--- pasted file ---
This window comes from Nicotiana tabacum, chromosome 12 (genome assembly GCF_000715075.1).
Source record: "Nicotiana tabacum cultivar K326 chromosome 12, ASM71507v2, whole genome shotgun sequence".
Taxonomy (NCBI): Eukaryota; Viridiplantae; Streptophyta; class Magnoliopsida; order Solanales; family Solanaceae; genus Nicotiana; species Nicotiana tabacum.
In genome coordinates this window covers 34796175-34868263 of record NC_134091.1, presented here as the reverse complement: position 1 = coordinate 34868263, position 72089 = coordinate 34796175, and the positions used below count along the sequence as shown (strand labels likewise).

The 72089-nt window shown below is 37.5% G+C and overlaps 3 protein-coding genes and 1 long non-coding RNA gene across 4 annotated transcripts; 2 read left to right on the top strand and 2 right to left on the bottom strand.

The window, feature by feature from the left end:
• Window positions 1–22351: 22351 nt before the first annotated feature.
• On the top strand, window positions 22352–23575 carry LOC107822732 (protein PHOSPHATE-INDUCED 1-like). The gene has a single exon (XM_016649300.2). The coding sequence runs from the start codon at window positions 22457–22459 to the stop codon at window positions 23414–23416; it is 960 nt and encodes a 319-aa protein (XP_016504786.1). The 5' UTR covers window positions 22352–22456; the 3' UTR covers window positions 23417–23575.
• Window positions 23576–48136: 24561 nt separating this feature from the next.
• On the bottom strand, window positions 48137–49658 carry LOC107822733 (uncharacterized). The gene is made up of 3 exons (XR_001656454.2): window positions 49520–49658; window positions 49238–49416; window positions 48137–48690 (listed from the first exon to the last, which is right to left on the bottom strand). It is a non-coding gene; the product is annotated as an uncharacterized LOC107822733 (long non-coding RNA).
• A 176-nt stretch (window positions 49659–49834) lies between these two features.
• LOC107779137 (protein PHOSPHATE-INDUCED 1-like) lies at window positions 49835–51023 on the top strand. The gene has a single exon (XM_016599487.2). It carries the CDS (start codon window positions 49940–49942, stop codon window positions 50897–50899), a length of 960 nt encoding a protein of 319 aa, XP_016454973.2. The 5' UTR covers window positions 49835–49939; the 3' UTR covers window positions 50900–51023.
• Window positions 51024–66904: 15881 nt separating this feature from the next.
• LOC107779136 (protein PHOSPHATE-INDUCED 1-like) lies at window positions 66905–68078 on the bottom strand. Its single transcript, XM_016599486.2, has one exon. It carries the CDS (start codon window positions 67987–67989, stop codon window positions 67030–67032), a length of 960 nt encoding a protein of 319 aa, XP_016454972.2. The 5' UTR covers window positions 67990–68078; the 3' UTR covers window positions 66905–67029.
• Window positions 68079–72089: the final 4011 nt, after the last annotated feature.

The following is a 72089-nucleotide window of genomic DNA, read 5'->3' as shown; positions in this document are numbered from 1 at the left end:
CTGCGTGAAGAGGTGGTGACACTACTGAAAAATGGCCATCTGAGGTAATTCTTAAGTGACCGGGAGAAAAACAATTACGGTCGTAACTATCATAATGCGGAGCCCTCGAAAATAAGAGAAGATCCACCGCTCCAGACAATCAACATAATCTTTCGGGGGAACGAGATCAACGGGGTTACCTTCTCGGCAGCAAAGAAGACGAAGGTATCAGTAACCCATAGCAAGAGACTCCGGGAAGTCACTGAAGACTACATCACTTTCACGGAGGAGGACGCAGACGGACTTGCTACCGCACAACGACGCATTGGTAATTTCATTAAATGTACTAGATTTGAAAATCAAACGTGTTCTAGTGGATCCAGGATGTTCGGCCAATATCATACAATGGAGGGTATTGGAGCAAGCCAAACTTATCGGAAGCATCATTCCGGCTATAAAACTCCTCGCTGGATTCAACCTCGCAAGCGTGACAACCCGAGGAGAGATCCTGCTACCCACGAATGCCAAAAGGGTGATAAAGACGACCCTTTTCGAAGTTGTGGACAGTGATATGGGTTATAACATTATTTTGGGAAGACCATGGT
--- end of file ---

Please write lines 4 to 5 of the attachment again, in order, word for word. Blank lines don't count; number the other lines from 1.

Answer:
In genome coordinates this window covers 34796175-34868263 of record NC_134091.1, presented here as the reverse complement: position 1 = coordinate 34868263, position 72089 = coordinate 34796175, and the positions used below count along the sequence as shown (strand labels likewise).

The 72089-nt window shown below is 37.5% G+C and overlaps 3 protein-coding genes and 1 long non-coding RNA gene across 4 annotated transcripts; 2 read left to right on the top strand and 2 right to left on the bottom strand.